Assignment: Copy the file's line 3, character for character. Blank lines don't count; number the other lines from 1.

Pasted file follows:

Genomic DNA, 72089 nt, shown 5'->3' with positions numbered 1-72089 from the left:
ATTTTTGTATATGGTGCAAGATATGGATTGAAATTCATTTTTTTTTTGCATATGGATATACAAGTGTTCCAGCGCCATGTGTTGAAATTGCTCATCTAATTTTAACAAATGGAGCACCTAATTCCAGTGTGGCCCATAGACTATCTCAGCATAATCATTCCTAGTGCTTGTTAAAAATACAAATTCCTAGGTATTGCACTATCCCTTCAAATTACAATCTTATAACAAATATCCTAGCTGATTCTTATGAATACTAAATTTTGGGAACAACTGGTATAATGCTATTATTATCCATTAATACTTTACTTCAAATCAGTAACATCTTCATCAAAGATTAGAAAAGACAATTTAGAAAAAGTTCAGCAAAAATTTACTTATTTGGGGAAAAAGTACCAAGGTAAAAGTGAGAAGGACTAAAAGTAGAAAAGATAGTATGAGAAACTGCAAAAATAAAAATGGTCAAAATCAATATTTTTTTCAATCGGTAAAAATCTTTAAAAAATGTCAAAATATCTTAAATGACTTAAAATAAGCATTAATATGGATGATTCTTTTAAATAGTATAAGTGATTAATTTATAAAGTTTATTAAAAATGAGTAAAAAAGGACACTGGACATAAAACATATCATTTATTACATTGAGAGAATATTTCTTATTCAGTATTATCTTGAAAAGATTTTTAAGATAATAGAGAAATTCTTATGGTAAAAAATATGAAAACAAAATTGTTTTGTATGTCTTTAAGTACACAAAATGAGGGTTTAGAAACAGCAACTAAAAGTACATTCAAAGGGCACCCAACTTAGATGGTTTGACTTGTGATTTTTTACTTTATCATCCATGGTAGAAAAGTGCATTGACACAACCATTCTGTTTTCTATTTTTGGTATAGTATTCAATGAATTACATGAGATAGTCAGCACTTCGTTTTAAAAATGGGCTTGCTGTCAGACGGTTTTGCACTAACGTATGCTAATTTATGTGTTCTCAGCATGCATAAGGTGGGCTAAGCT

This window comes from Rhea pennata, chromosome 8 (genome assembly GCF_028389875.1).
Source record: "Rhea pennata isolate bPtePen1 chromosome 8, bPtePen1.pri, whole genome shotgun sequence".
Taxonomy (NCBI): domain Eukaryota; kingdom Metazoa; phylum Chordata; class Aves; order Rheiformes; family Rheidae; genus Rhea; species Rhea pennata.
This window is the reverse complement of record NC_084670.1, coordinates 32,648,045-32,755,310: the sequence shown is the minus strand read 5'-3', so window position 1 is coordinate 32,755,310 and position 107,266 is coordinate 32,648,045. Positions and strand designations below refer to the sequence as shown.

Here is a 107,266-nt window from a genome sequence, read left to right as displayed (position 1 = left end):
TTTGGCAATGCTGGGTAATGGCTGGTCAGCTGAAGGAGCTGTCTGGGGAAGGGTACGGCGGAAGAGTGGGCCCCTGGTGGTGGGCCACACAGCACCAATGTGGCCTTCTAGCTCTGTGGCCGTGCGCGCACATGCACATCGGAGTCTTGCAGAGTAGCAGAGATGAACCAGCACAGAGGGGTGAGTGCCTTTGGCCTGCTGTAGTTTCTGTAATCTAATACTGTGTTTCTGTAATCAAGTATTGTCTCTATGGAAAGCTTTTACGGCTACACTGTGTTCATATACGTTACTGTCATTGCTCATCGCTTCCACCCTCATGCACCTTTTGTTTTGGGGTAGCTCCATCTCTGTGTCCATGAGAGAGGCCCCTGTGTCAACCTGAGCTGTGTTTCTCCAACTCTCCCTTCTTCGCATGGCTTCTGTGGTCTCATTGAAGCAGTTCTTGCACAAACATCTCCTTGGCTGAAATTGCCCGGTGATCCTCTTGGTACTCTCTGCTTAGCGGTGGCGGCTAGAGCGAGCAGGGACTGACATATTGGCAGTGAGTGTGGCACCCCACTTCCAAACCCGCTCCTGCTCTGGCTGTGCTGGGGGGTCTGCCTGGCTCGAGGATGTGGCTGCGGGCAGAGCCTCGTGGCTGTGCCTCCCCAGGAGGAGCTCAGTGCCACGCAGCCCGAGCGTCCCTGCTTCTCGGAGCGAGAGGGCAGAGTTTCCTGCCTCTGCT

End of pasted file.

This window comes from Rhea pennata, chromosome 8 (genome assembly GCF_028389875.1).